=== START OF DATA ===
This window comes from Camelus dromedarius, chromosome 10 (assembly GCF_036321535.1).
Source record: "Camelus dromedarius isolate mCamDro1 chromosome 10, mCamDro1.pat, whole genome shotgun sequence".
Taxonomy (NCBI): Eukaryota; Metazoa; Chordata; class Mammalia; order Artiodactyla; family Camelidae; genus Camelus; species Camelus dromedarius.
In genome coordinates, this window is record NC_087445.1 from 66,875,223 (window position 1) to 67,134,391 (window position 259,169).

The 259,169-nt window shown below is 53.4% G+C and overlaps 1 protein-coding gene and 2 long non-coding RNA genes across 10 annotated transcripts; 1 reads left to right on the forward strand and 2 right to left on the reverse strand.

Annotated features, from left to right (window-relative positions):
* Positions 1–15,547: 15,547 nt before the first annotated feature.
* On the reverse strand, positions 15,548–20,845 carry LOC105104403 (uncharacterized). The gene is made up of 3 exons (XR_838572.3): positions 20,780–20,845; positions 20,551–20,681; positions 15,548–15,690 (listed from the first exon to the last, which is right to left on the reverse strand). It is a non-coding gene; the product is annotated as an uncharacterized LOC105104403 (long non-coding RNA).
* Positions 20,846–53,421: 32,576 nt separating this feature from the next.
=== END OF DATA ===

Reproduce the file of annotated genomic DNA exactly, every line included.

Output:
This window comes from Camelus dromedarius, chromosome 10 (assembly GCF_036321535.1).
Source record: "Camelus dromedarius isolate mCamDro1 chromosome 10, mCamDro1.pat, whole genome shotgun sequence".
Taxonomy (NCBI): Eukaryota; Metazoa; Chordata; class Mammalia; order Artiodactyla; family Camelidae; genus Camelus; species Camelus dromedarius.
In genome coordinates, this window is record NC_087445.1 from 66,875,223 (window position 1) to 67,134,391 (window position 259,169).

The 259,169-nt window shown below is 53.4% G+C and overlaps 1 protein-coding gene and 2 long non-coding RNA genes across 10 annotated transcripts; 1 reads left to right on the forward strand and 2 right to left on the reverse strand.

Annotated features, from left to right (window-relative positions):
* Positions 1–15,547: 15,547 nt before the first annotated feature.
* On the reverse strand, positions 15,548–20,845 carry LOC105104403 (uncharacterized). The gene is made up of 3 exons (XR_838572.3): positions 20,780–20,845; positions 20,551–20,681; positions 15,548–15,690 (listed from the first exon to the last, which is right to left on the reverse strand). It is a non-coding gene; the product is annotated as an uncharacterized LOC105104403 (long non-coding RNA).
* Positions 20,846–53,421: 32,576 nt separating this feature from the next.